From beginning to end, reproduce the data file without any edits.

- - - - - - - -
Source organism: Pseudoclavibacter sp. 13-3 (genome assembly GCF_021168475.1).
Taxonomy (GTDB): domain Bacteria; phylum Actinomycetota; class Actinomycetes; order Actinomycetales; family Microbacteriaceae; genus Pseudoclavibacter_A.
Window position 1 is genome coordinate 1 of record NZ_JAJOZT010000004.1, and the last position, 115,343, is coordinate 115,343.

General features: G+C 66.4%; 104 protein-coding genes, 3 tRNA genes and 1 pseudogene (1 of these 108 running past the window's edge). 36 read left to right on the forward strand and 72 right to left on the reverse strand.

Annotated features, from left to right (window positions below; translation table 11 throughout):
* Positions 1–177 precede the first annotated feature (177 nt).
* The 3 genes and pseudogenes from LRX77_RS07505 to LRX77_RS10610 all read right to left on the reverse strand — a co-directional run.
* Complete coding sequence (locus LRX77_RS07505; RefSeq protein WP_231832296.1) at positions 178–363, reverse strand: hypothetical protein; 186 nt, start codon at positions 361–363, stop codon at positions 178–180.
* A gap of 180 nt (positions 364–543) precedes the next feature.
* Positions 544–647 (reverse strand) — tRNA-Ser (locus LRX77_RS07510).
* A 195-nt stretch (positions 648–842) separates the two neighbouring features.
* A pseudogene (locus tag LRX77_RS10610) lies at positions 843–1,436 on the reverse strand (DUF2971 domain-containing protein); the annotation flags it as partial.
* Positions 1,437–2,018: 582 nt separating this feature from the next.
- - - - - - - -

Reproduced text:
Source organism: Pseudoclavibacter sp. 13-3 (genome assembly GCF_021168475.1).
Taxonomy (GTDB): domain Bacteria; phylum Actinomycetota; class Actinomycetes; order Actinomycetales; family Microbacteriaceae; genus Pseudoclavibacter_A.
Window position 1 is genome coordinate 1 of record NZ_JAJOZT010000004.1, and the last position, 115,343, is coordinate 115,343.

General features: G+C 66.4%; 104 protein-coding genes, 3 tRNA genes and 1 pseudogene (1 of these 108 running past the window's edge). 36 read left to right on the forward strand and 72 right to left on the reverse strand.

Annotated features, from left to right (window positions below; translation table 11 throughout):
* Positions 1–177 precede the first annotated feature (177 nt).
* The 3 genes and pseudogenes from LRX77_RS07505 to LRX77_RS10610 all read right to left on the reverse strand — a co-directional run.
* Complete coding sequence (locus LRX77_RS07505; RefSeq protein WP_231832296.1) at positions 178–363, reverse strand: hypothetical protein; 186 nt, start codon at positions 361–363, stop codon at positions 178–180.
* A gap of 180 nt (positions 364–543) precedes the next feature.
* Positions 544–647 (reverse strand) — tRNA-Ser (locus LRX77_RS07510).
* A 195-nt stretch (positions 648–842) separates the two neighbouring features.
* A pseudogene (locus tag LRX77_RS10610) lies at positions 843–1,436 on the reverse strand (DUF2971 domain-containing protein); the annotation flags it as partial.
* Positions 1,437–2,018: 582 nt separating this feature from the next.